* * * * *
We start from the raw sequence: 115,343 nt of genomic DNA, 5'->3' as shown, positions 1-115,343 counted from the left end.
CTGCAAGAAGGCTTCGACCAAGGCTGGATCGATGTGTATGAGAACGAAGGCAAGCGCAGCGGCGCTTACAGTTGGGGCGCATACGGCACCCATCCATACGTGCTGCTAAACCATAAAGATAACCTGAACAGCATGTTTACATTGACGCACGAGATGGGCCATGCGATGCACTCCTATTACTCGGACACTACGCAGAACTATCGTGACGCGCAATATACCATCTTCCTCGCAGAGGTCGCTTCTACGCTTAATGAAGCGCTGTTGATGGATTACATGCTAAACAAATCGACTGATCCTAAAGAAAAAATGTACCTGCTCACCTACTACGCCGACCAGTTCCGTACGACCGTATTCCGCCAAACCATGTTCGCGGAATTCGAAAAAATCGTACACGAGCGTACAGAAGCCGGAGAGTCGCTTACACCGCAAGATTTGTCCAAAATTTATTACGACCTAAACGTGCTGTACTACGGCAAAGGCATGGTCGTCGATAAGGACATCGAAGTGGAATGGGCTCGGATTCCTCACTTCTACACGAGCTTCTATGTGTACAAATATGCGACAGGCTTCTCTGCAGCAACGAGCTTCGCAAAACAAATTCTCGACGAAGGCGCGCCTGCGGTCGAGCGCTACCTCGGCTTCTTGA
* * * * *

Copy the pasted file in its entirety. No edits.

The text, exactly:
We start from the raw sequence: 115,343 nt of genomic DNA, 5'->3' as shown, positions 1-115,343 counted from the left end.
CTGCAAGAAGGCTTCGACCAAGGCTGGATCGATGTGTATGAGAACGAAGGCAAGCGCAGCGGCGCTTACAGTTGGGGCGCATACGGCACCCATCCATACGTGCTGCTAAACCATAAAGATAACCTGAACAGCATGTTTACATTGACGCACGAGATGGGCCATGCGATGCACTCCTATTACTCGGACACTACGCAGAACTATCGTGACGCGCAATATACCATCTTCCTCGCAGAGGTCGCTTCTACGCTTAATGAAGCGCTGTTGATGGATTACATGCTAAACAAATCGACTGATCCTAAAGAAAAAATGTACCTGCTCACCTACTACGCCGACCAGTTCCGTACGACCGTATTCCGCCAAACCATGTTCGCGGAATTCGAAAAAATCGTACACGAGCGTACAGAAGCCGGAGAGTCGCTTACACCGCAAGATTTGTCCAAAATTTATTACGACCTAAACGTGCTGTACTACGGCAAAGGCATGGTCGTCGATAAGGACATCGAAGTGGAATGGGCTCGGATTCCTCACTTCTACACGAGCTTCTATGTGTACAAATATGCGACAGGCTTCTCTGCAGCAACGAGCTTCGCAAAACAAATTCTCGACGAAGGCGCGCCTGCGGTCGAGCGCTACCTCGGCTTCTTGA